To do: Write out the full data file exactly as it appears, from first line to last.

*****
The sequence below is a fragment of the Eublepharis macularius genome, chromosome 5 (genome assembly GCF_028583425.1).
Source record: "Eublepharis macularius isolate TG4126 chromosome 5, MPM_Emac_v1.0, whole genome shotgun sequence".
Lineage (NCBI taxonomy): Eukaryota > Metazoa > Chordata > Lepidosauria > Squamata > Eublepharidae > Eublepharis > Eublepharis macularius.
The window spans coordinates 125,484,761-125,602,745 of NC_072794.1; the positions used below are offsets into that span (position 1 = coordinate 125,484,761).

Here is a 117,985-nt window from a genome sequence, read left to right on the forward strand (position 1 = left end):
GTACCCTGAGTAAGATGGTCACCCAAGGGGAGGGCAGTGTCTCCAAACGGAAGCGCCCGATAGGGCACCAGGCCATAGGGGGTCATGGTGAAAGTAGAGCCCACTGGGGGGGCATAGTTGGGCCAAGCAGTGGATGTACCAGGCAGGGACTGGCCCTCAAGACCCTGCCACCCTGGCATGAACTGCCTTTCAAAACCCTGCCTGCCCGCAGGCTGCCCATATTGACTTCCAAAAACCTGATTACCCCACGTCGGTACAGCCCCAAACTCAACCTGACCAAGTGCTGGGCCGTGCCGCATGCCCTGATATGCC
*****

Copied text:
The sequence below is a fragment of the Eublepharis macularius genome, chromosome 5 (genome assembly GCF_028583425.1).
Source record: "Eublepharis macularius isolate TG4126 chromosome 5, MPM_Emac_v1.0, whole genome shotgun sequence".
Lineage (NCBI taxonomy): Eukaryota > Metazoa > Chordata > Lepidosauria > Squamata > Eublepharidae > Eublepharis > Eublepharis macularius.
The window spans coordinates 125,484,761-125,602,745 of NC_072794.1; the positions used below are offsets into that span (position 1 = coordinate 125,484,761).

Here is a 117,985-nt window from a genome sequence, read left to right on the forward strand (position 1 = left end):
GTACCCTGAGTAAGATGGTCACCCAAGGGGAGGGCAGTGTCTCCAAACGGAAGCGCCCGATAGGGCACCAGGCCATAGGGGGTCATGGTGAAAGTAGAGCCCACTGGGGGGGCATAGTTGGGCCAAGCAGTGGATGTACCAGGCAGGGACTGGCCCTCAAGACCCTGCCACCCTGGCATGAACTGCCTTTCAAAACCCTGCCTGCCCGCAGGCTGCCCATATTGACTTCCAAAAACCTGATTACCCCACGTCGGTACAGCCCCAAACTCAACCTGACCAAGTGCTGGGCCGTGCCGCATGCCCTGATATGCC